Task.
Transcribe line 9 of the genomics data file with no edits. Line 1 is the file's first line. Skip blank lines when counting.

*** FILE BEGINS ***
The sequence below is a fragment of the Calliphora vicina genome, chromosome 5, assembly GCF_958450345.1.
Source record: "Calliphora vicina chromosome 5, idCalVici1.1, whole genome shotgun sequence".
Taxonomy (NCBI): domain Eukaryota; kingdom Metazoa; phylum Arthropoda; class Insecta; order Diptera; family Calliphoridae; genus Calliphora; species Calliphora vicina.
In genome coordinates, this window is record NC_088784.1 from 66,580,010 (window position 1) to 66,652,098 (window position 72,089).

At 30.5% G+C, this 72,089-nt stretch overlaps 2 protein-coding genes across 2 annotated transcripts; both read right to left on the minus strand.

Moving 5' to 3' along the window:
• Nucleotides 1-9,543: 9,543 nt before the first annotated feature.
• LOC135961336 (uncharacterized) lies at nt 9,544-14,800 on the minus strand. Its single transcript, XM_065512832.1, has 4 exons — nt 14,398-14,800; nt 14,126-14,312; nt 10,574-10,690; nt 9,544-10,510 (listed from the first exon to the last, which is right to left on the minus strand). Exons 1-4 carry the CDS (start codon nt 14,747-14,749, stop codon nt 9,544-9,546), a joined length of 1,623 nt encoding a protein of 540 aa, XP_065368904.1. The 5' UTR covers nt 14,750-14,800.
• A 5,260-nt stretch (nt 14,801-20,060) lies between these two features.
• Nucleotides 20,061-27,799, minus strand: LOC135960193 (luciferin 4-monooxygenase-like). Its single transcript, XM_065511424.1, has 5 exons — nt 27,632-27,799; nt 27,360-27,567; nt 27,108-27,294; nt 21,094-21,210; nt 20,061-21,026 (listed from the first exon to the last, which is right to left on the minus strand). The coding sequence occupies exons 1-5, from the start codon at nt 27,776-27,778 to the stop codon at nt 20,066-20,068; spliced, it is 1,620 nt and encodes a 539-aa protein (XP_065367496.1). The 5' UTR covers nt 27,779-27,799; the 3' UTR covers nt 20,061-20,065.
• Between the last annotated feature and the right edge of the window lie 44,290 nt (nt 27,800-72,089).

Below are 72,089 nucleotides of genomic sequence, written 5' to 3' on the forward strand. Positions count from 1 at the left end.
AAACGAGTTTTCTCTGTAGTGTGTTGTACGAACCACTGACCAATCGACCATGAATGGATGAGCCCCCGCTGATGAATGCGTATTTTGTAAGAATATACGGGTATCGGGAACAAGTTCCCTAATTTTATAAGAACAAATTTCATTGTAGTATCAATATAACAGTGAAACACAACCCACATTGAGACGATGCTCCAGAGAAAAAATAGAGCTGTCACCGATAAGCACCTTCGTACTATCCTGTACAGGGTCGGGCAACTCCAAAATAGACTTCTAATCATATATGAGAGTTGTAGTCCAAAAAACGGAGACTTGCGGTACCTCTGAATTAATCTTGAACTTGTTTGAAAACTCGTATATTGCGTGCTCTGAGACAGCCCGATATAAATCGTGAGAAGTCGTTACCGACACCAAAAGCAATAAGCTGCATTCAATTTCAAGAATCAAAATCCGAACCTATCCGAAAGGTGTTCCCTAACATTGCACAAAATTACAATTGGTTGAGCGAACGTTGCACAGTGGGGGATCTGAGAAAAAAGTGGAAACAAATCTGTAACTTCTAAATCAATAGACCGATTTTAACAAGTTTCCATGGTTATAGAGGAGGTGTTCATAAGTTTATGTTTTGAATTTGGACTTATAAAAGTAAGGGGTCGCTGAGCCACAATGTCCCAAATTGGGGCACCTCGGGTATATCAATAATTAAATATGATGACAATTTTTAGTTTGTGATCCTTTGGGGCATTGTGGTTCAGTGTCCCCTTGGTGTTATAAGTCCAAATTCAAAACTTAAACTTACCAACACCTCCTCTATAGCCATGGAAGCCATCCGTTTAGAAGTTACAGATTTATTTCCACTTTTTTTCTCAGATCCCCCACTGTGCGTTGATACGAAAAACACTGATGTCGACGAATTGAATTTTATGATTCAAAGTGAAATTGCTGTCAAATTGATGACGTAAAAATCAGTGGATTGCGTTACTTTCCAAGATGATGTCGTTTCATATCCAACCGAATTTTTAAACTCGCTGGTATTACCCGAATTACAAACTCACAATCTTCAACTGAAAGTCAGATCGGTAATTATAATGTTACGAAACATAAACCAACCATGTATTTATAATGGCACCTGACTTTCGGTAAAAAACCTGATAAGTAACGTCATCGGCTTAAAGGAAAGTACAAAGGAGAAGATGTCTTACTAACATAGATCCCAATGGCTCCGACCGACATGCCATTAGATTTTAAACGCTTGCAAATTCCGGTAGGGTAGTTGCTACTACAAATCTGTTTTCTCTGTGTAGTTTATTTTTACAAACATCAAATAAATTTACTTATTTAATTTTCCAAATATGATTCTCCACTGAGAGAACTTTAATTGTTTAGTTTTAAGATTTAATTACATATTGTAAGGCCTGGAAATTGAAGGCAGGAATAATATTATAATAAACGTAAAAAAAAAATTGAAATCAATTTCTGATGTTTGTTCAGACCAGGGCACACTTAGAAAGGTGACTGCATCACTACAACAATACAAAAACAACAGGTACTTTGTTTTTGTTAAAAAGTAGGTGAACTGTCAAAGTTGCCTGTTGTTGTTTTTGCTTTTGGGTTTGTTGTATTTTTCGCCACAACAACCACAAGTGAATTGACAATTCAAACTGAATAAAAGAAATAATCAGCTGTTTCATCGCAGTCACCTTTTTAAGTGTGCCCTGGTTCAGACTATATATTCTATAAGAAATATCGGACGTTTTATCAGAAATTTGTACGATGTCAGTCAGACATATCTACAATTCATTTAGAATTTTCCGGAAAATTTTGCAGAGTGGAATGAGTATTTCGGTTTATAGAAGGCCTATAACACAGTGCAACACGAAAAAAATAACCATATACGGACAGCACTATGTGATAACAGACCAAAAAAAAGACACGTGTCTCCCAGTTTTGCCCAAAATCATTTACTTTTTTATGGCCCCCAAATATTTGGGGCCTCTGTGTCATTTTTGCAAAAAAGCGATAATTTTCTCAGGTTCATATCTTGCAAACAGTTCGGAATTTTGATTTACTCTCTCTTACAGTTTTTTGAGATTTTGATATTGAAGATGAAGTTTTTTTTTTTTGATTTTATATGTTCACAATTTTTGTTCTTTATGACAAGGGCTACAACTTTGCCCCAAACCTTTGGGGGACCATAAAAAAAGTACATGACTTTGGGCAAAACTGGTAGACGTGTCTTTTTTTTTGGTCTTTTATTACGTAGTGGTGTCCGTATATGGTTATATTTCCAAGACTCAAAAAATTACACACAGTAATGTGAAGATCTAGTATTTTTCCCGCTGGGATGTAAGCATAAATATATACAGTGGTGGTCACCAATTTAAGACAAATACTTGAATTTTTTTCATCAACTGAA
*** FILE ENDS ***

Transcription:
• A 5,260-nt stretch (nt 14,801-20,060) lies between these two features.